As for the so-called "free-fall" of Bolet, it is one of many practice
techniques (we were discussing practicing), not a playing technique, and neither is the "open hand" technique. I never suggested coming down on the keys as hard as humanly possible. As you wrote:
Now I'm sure that that's not what you were suggesting that anyone do
, and you were correct.
Still, it is for advanced students who have already acquired some finger strength, and know how to relax. You are quite right that it is not suited for beginners, less because of danger of injury than the beginner's lack of finger strength required for accuracy. I assumed that anyone who is working on Scriabin études is not a beginner. Still, bearing in mind, as you said, that this site is open to all levels of pianists, a word of advice, if not dire warning, directed towards beginners may be called for before suggesting such a practice technique here. The free-fall, and open hand technique are combined, in my own practice, with other techniques that involve close-key and softer playing. Neither freefall nor open hand produce anything that could even remotely be described as "pain" or even "tension" if done in a relaxed manner.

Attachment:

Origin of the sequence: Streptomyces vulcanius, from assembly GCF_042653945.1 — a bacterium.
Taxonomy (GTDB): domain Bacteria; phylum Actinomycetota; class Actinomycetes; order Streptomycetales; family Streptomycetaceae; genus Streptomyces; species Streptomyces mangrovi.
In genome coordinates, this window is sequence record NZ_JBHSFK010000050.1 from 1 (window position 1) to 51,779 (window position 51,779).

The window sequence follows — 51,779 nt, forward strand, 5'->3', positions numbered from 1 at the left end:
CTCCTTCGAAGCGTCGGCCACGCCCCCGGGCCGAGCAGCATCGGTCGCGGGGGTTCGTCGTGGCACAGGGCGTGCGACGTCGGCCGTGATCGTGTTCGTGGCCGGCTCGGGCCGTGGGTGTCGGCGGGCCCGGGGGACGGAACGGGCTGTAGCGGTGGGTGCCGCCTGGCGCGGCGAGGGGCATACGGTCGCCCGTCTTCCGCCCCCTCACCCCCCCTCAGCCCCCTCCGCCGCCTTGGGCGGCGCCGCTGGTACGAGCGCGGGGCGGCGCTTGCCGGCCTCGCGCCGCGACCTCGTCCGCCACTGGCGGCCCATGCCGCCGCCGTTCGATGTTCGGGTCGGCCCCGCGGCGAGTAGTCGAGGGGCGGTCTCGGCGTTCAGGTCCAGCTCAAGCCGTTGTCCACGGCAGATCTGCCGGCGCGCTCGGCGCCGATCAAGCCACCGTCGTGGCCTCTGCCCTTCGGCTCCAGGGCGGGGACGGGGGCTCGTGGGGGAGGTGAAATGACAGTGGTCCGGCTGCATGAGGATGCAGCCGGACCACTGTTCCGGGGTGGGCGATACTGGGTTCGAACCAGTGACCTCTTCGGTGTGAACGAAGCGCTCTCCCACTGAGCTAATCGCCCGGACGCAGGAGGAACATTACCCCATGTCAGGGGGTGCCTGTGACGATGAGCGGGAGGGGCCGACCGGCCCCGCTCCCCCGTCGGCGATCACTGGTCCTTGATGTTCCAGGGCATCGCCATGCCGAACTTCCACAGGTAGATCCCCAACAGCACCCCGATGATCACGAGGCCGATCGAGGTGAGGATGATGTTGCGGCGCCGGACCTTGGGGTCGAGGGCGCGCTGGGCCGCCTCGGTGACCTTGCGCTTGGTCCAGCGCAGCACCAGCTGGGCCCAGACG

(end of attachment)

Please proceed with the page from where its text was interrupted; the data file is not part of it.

By the way, my use of the term "free-fall" is really a practice extension of a playing technique. Bolet did not use the words "free fall". But the expression seems to me to imply that little additional force is involved other than gravity. It has been advocated by many pedagogues, including Karl Leimer, who wrote:
"Bend the arm, keeping the elbow, wrist and fingers in a fixed position but free of stiffness. The fingers must be firmly set in order to strike the desired keys. The arm should fall loosely from the shoulder joint; the fingers should perform the function of aiming at the respective keys without unnecessary maneuvers.... The free fall and touch, which involve fixation, muscular action, firm strokes, flexible and relaxed arms, hands and fingers, can come into their own under one condition only, that is, if fatigue is never prevalent. Where fatigue begins, technique ends."